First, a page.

I don't know of any. You must have the data!
Hi,
Is there any way to find outlier without having the distribution of data?
Thanks and Regards
I don't know of any. You must have the data!
For example any nonparametric test or other method or algorithm?
If you don't have any data it is impossible to do any statistical analysis. You can only do theoretical speculation.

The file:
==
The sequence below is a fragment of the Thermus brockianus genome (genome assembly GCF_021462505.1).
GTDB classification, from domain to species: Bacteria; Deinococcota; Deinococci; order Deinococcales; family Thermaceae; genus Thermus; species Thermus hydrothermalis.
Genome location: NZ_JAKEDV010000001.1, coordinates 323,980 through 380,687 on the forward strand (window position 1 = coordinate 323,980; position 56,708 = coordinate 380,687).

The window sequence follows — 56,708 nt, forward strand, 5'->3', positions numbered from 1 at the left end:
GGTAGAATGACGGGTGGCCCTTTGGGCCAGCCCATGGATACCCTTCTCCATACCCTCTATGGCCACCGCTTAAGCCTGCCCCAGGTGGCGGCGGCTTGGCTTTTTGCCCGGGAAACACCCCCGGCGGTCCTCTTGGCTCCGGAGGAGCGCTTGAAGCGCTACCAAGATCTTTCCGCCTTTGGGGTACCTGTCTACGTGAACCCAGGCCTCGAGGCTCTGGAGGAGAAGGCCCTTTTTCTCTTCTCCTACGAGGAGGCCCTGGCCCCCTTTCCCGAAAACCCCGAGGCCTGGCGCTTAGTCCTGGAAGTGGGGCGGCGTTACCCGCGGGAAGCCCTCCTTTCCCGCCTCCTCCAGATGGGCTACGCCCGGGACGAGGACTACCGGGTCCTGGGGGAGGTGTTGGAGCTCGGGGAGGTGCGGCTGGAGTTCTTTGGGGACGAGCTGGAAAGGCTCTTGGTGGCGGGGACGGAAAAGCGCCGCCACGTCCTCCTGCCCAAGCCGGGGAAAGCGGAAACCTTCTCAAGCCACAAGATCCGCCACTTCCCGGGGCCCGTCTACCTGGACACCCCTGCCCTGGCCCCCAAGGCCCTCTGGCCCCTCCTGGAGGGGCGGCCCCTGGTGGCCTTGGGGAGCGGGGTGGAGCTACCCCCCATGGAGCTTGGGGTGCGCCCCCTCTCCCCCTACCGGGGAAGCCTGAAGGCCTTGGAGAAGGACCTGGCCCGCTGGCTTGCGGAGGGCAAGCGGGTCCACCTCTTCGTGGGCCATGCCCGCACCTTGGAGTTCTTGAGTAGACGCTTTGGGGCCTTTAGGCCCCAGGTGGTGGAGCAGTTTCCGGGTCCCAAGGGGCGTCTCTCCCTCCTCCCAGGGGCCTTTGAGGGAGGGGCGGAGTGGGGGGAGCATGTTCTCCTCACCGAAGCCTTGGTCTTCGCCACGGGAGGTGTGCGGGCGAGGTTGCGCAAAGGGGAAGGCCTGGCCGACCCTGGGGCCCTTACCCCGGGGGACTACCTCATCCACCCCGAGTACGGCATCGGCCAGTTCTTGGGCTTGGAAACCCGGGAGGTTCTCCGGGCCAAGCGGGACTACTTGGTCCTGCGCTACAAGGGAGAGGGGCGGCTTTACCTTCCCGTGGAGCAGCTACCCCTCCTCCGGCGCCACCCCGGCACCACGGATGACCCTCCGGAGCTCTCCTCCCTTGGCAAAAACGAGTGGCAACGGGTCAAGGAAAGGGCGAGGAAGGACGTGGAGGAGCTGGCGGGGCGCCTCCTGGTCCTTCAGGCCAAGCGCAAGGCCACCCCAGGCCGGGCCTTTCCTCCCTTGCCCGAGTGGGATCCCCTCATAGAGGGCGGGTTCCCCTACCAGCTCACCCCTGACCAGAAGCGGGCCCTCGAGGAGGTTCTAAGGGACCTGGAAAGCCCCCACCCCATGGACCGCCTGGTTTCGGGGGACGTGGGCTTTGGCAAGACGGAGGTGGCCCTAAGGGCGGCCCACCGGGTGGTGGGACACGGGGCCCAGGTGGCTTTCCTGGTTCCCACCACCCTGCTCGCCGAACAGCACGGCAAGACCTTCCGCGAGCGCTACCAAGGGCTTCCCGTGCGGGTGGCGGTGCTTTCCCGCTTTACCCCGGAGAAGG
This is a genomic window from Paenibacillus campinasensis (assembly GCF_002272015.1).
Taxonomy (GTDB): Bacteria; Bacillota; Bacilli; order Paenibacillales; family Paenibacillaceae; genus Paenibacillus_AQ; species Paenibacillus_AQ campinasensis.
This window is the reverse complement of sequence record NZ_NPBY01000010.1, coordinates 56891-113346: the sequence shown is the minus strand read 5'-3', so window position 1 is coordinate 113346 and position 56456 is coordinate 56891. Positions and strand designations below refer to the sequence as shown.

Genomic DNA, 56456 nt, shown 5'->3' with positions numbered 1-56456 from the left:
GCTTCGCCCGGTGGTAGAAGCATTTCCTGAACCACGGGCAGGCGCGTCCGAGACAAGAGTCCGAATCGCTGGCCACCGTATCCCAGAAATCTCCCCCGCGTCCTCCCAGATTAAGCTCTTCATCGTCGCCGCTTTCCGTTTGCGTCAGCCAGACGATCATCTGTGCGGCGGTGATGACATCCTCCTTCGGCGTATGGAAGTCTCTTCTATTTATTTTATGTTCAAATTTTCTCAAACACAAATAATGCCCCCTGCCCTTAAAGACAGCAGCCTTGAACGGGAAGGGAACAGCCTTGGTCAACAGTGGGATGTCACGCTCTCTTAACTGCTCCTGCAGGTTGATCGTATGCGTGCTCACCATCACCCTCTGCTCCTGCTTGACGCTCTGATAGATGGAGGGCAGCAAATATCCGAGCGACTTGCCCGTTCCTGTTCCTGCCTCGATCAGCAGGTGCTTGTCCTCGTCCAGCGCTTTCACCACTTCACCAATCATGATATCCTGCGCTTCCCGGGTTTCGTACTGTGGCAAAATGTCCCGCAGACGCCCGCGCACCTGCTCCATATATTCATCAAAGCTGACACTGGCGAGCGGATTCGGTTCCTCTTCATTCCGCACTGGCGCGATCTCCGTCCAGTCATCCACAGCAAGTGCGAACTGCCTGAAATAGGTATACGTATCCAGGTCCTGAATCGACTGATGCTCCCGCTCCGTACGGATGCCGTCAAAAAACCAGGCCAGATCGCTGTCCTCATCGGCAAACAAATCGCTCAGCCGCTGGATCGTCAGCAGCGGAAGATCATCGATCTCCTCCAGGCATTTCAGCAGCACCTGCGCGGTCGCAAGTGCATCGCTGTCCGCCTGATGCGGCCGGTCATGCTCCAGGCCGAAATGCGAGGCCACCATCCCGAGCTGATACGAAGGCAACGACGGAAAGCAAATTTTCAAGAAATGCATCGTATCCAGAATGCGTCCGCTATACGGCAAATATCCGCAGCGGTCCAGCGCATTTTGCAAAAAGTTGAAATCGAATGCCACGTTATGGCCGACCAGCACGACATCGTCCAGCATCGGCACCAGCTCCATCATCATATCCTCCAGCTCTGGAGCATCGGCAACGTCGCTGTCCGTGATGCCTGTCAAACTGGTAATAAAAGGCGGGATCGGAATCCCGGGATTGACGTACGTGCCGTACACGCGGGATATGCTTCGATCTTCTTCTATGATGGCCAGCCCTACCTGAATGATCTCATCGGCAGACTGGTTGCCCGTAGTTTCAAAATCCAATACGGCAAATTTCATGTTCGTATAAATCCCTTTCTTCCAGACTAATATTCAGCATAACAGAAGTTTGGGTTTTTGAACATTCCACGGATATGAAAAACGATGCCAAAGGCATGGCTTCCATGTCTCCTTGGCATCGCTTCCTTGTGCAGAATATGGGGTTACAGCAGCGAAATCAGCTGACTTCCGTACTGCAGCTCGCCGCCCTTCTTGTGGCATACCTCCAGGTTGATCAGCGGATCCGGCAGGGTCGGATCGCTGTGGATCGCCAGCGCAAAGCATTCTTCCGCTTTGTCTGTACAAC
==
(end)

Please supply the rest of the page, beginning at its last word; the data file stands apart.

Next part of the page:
All outlier or anomaly detection is with respect to some model, whether you're looking at a univariate case of observations that deviate from the variable mean (e.g., 2 SD from the mean could be considered a "large" deviation) or looking at those observations that deviate greatly from a fitted trend line. Therefore, it isn't about the distribution to which you think it belongs. It's about what model you want to accept as representing your data and therefore defines what it means to be significantly different from that model. Suppose you make a bad choice of model (choosing means on a non-symmetric distribution of data, for instance). Then you may say a bunch of observations are extreme, to which on that assumption is true, but it is only because that model of the data was a bad choice. The same applies to trying to fit a straight line to a curvilinear relationship. You might classify observations as being extreme, which is true on that assumption, but it's the model choice that was poor. Models depend entirely on what sort of problem you're dealing with, though. How are you trying to model your data? Is it a univariate observation? A multidimensional model? A linear regression? An association rule? In statistical models you'll find literature on outlier detection. In machine learning literature, you'll usually find anomaly detection. They're both dealing with the same fundamental thing, and there are many ways to calculate the deviation from a model, but that is ultimately all you're doing.
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